Issue 1, April 20, 2015

First Foliar Findings of the Season

A number of diseases overwinter on their host plants, including cankers and some evergreen needle blights. However, for many of our pathogens, they spend the winter snug in the leaf litter from last year. This is why sanitation, or removing dead plant material from the landscape, can be so effective at managing certain diseases.

So far this year we've seen a few of these foliar pathogens that did not overwinter on the affected plant, but instead overwintered on dead plant material and had to initiate an infection on new plant tissue. These diseases were noted in the landscape, not in a greenhouse or on plants brought in from warmer climates.

The first was spotted on April 5, on a common weed. Mock or False Strawberry is a cool-season perennial, often found in poorly maintained turf. This plant was diagnosed with Septoria, a genus of pathogenic fungi which cause leaf spots to a wide number of host plants (most Septoria species have a fairly narrow host range). We often see Septoria on tomato, soybean, rudbekia, and dogwood hosts in Illinois.

Septoria on mock strawberry. Note the classic Septoria symptoms: light tan lesions with a dark purple-red border. Small black fruiting structures are visible in the center of some of the lesions. Picture credit: Diane Plewa / University of Illinois Plant Clinic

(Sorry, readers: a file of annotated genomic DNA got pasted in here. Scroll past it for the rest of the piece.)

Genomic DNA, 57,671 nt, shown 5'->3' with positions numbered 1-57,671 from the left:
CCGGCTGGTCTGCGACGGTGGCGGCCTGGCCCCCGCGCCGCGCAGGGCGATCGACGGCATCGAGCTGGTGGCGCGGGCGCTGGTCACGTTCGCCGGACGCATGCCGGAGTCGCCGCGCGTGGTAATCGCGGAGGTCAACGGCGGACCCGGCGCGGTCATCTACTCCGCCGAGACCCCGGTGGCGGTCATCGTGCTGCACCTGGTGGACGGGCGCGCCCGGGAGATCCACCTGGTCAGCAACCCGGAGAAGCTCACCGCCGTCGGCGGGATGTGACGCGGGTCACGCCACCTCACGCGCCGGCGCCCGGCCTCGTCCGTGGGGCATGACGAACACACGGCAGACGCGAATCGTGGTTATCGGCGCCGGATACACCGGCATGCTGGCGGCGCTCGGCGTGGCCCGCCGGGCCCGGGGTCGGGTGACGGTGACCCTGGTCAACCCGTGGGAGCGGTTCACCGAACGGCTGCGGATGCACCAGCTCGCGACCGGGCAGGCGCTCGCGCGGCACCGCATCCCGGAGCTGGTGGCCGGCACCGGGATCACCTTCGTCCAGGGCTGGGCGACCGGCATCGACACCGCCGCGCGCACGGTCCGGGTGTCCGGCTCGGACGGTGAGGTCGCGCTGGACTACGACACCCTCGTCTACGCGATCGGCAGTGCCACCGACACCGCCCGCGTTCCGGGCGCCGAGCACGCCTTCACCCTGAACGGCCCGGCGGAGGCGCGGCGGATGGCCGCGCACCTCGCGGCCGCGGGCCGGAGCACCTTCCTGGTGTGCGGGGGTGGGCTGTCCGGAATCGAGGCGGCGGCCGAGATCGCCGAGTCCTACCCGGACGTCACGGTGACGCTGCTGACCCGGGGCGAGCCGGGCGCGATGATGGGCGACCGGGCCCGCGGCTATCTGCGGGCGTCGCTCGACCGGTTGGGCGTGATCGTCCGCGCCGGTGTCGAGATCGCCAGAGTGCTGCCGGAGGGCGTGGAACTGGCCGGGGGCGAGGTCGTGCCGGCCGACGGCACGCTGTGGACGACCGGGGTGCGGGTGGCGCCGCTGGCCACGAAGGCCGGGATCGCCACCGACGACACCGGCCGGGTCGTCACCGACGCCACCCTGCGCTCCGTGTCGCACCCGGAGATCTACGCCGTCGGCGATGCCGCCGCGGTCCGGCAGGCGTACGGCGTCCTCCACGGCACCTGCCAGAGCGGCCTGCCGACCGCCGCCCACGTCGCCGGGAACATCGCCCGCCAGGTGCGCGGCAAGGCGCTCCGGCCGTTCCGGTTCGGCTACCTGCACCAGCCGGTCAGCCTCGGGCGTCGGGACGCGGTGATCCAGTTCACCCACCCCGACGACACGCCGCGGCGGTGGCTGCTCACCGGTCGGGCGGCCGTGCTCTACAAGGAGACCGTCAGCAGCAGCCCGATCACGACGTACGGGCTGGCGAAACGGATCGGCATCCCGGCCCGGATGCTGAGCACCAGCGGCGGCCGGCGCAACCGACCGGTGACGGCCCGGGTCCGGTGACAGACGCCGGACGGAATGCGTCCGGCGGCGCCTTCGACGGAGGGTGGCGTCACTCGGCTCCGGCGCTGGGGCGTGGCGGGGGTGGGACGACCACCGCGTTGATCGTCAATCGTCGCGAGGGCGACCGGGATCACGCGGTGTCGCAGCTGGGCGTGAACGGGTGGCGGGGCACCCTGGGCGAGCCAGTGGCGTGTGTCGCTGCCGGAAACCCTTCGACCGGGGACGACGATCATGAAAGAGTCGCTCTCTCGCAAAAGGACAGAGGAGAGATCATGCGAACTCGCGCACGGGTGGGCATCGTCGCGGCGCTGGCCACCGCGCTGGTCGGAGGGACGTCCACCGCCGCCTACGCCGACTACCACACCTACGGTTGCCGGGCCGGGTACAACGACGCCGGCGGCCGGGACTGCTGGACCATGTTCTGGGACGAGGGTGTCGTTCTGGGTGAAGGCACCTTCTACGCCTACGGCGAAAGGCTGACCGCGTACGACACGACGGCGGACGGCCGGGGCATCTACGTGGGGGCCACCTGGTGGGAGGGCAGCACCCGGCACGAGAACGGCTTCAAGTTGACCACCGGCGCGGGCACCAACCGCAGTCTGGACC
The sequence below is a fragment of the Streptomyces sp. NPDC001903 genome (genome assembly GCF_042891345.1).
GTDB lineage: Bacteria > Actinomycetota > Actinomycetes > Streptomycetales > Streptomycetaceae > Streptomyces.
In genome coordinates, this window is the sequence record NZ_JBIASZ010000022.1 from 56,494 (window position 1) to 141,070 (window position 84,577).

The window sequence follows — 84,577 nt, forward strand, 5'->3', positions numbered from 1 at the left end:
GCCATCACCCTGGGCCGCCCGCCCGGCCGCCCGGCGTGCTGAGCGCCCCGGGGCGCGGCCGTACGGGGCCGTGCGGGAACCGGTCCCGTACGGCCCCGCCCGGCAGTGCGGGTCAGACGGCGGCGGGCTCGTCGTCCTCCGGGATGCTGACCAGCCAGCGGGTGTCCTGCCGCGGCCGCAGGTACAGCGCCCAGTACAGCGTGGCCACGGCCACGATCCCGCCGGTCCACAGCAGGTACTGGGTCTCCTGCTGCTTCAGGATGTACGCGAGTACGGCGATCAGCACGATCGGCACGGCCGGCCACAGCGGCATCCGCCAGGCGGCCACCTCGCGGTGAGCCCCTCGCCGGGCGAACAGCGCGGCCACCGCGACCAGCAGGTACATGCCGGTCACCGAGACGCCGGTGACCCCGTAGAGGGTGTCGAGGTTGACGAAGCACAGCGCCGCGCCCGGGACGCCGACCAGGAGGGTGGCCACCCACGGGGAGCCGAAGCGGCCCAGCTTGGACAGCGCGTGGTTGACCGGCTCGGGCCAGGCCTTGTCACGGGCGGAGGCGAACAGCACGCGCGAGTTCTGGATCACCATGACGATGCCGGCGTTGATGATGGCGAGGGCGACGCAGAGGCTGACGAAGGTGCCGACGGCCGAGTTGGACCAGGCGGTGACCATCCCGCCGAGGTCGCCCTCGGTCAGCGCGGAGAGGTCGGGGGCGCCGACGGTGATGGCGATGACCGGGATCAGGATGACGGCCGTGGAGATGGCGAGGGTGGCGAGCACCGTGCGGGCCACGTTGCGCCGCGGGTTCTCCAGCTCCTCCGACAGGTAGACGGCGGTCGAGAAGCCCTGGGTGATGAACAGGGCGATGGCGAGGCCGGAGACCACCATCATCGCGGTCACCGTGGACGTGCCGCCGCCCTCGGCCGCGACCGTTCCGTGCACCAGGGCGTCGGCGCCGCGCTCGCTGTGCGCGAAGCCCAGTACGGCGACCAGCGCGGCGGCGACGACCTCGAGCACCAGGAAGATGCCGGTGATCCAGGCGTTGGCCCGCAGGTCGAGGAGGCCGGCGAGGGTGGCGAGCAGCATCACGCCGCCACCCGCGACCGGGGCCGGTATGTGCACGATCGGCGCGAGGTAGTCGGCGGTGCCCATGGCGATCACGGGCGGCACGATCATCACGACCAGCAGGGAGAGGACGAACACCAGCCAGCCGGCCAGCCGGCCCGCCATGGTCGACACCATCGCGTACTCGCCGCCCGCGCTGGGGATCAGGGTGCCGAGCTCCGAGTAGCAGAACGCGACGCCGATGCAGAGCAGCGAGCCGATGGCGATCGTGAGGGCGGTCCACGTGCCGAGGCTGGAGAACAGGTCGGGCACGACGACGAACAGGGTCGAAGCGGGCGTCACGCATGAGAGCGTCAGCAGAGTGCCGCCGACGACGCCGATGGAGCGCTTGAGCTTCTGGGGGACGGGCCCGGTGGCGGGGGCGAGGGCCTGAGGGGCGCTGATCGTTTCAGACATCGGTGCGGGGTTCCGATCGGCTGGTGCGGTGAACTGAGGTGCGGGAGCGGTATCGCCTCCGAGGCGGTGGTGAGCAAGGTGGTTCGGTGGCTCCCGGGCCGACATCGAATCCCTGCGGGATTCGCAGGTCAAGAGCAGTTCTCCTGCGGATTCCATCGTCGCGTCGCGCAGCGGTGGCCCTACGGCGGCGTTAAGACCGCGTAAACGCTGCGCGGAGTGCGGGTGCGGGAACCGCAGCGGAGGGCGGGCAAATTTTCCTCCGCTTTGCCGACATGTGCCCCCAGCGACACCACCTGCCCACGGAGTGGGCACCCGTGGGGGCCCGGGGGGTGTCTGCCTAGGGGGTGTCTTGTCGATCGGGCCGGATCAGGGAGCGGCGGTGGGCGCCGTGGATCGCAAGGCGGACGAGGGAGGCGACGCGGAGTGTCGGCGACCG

Another disease was found a few days later, on April 10. Powdery mildew on turfgrass is common on Kentucky bluegrass and various fescues. Moderate temperatures and high relative humidity favor the development of this disease, especially in shaded locations with low air movement. Powdery mildew, like Septoria, is a large group of pathogenic fungi which attack a wide variety of hosts, though the host range for each species of pathogen is fairly narrow. We often see powdery mildew on roses, phlox, bee balm, peony, and oak hosts.

Powdery mildew on turfgrass in early spring. Photo credit: Diane Plewa / University of Illinois Plant Clinic

Both Septoria and Powdery mildew are common diseases, associated with moderate temperatures and high humidity or wet conditions. We usually see these diseases as we near autumn and the end of the growing season. However, if the environmental conditions are also favorable in spring, the pathogens will not fail to take advantage and infect the new growth in our landscapes. Thankfully, the warmer, drier weather in summer usually halts infection and these are not considered serious diseases in spring. (Diane Plewa)

Diane Plewa

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